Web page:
Perception of Menopause

Perception of menopause. Participants choose on a 7-point scale with a score of 1 meaning “I strongly disagree” and a score of 7 meaning “I strongly agree”.


The figure above displays participants' perception of menopause. Women across countries agreed that menopause is a natural and inevitable part of the aging process and most of them were glad they didn’t have to worry about their periods anymore.

There was a tendency to agree that menopause means a loss of fertility and youth and that it is an undesired time due to bothersome symptoms. To a small extent women also agreed that menopause is a new, positive phase in a woman’s life and that it is a happy end to a lot of hormonal issues affecting women’s bodies.

Vasomotor symptoms and feeling tired are among the most bothersome symptoms according to the study.

When assessing symptoms experienced in the past week, feeling tired and worn out, difficulty sleeping, night sweats, aching in muscles and joints, hot flushes or flushes, lack of energy, and feeling anxious or nervous have been reported most frequently across all countries. Weight gain was mentioned as one of the most bothersome symptoms.


Most women in the study did not consider HRT

Despite a similar symptom burden, less women in the UK (27%) had contacted a health care professional (HCP) to discuss their vasomotor symptoms within the last 12 months before taking the questionnaire than in the four other countries (56–64%). However, more women in the UK were currently or formerly using HRT than in other countries.

Approximately half of the women stated that they did not use HRT because they think there is no need to treat menopause with drugs since it will pass by itself. Around 20–30% of women seemed to be concerned about side effects or long-term risks of HRT. Especially in Germany, concerns regarding HRT side effects and long-term outcomes were common.

Only a small proportion of women (less than 10%) had discussed HRT with their physician and/or were advised not to use it due to higher risk or underlying conditions.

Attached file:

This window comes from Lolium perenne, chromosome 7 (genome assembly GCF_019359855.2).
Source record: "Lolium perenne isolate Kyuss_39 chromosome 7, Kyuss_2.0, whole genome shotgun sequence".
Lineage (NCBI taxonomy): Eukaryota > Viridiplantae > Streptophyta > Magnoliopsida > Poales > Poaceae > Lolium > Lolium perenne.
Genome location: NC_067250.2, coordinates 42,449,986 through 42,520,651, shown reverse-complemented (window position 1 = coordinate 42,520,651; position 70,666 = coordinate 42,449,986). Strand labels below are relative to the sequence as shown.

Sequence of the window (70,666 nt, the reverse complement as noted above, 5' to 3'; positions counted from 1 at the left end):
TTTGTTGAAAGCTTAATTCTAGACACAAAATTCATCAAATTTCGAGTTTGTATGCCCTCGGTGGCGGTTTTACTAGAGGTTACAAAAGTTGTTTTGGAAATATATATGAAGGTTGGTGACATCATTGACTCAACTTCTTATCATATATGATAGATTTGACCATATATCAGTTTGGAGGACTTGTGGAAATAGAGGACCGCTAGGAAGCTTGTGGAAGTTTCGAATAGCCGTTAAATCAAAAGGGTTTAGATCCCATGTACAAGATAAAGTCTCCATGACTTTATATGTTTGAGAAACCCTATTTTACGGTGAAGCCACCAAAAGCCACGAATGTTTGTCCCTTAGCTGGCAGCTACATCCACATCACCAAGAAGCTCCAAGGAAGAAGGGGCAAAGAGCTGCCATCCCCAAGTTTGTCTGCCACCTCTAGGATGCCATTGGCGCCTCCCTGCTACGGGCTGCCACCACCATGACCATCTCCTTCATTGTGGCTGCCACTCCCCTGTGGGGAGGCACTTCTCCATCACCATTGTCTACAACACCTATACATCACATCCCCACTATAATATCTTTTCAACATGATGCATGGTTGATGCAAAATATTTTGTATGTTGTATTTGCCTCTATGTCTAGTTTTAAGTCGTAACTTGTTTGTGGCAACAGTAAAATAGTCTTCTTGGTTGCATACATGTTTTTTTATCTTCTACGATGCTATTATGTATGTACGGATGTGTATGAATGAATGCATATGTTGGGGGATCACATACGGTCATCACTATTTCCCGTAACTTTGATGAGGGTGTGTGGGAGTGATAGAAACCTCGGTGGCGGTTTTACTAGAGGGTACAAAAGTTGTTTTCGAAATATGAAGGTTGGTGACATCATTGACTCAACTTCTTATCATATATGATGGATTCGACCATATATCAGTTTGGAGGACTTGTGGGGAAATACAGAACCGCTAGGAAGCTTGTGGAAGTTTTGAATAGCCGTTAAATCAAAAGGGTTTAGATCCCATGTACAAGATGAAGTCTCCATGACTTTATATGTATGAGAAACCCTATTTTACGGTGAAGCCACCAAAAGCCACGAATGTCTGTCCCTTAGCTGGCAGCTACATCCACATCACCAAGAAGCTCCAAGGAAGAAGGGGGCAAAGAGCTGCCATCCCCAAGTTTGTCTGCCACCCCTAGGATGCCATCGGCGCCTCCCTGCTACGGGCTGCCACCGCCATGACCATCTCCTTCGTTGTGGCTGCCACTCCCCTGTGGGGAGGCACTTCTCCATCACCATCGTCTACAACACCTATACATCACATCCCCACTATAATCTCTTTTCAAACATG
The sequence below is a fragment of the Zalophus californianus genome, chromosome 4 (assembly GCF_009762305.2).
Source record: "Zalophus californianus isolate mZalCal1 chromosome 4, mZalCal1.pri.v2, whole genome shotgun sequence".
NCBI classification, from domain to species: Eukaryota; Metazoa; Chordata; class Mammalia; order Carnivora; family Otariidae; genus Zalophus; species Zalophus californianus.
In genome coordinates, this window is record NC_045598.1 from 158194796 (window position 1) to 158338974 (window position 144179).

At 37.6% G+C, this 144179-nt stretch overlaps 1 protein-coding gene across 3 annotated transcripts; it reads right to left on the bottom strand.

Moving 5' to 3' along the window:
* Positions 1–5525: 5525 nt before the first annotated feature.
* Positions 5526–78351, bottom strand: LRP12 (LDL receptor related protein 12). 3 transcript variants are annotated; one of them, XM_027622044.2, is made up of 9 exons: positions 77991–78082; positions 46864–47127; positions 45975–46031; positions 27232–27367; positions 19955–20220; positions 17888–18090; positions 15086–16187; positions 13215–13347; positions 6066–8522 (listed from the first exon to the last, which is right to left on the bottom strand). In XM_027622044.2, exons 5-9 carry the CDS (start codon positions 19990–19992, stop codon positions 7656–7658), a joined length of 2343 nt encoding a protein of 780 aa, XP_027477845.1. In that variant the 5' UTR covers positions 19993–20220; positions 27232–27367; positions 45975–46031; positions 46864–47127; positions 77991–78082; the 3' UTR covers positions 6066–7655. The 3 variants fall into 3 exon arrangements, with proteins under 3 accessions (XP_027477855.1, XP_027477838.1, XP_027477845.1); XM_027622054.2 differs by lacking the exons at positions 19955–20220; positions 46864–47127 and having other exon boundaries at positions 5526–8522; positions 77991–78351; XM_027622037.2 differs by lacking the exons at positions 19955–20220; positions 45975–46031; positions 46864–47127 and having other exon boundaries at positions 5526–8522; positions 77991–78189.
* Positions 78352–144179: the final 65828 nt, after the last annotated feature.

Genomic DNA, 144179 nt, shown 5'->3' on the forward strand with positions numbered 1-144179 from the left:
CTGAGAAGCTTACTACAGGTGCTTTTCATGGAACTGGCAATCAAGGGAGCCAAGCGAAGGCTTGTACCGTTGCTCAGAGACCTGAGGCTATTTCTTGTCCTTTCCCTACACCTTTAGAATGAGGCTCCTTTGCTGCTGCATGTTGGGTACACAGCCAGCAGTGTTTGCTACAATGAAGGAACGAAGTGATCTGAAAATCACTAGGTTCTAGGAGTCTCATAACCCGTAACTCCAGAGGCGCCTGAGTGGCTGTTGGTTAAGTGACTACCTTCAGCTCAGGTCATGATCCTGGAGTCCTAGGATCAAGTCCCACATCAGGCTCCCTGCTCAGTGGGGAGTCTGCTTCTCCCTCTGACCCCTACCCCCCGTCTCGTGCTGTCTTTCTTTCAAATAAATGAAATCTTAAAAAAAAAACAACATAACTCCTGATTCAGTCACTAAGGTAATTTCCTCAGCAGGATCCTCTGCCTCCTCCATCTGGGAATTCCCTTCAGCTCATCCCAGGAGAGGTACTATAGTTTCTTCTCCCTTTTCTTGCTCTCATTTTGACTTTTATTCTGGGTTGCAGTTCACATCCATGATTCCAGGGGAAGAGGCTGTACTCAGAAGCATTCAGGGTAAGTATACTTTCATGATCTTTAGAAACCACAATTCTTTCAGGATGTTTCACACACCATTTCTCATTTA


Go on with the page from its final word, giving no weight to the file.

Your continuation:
Instead of or besides using drugs, most women (66–79%) implemented life-style changes to cope with their menopausal symptoms. The most popular lifestyle changes included increasing the level of exercise, changing the diet, keeping cool, increasing rest and relaxation, wearing loose/breathable clothing, or dieting for weight loss.

Many women used over-the-counter products (France, 40 %; Germany, 45 %; Italy, 52 %; Spain, 49 %; UK, 37 %) such as vitamin- D and E, soy, calcium, sage, evening primrose oil, sleep aids, black cohosh, ginkgo biloba, St. John's wort, starflower oil, agnus-castus, and traditional Chinese medicine.

The impact of vasomotor symptoms is likely to be underestimated and women do not seek/receive appropriate treatment.

Many postmenopausal women in Europe experience moderate-to-severe vasomotor symptoms. Yet, the true impact of these symptoms is likely to be underestimated as not all women seek healthcare advice for it. Although vasomotor symptom can significantly impact health-related quality of life and increase risk factors for chronic conditions, only a small proportion of women are treated for menopausal symptoms. Access to hormone therapy and nonhormonal prescription treatment options may help improve management of vasomotor symptoms.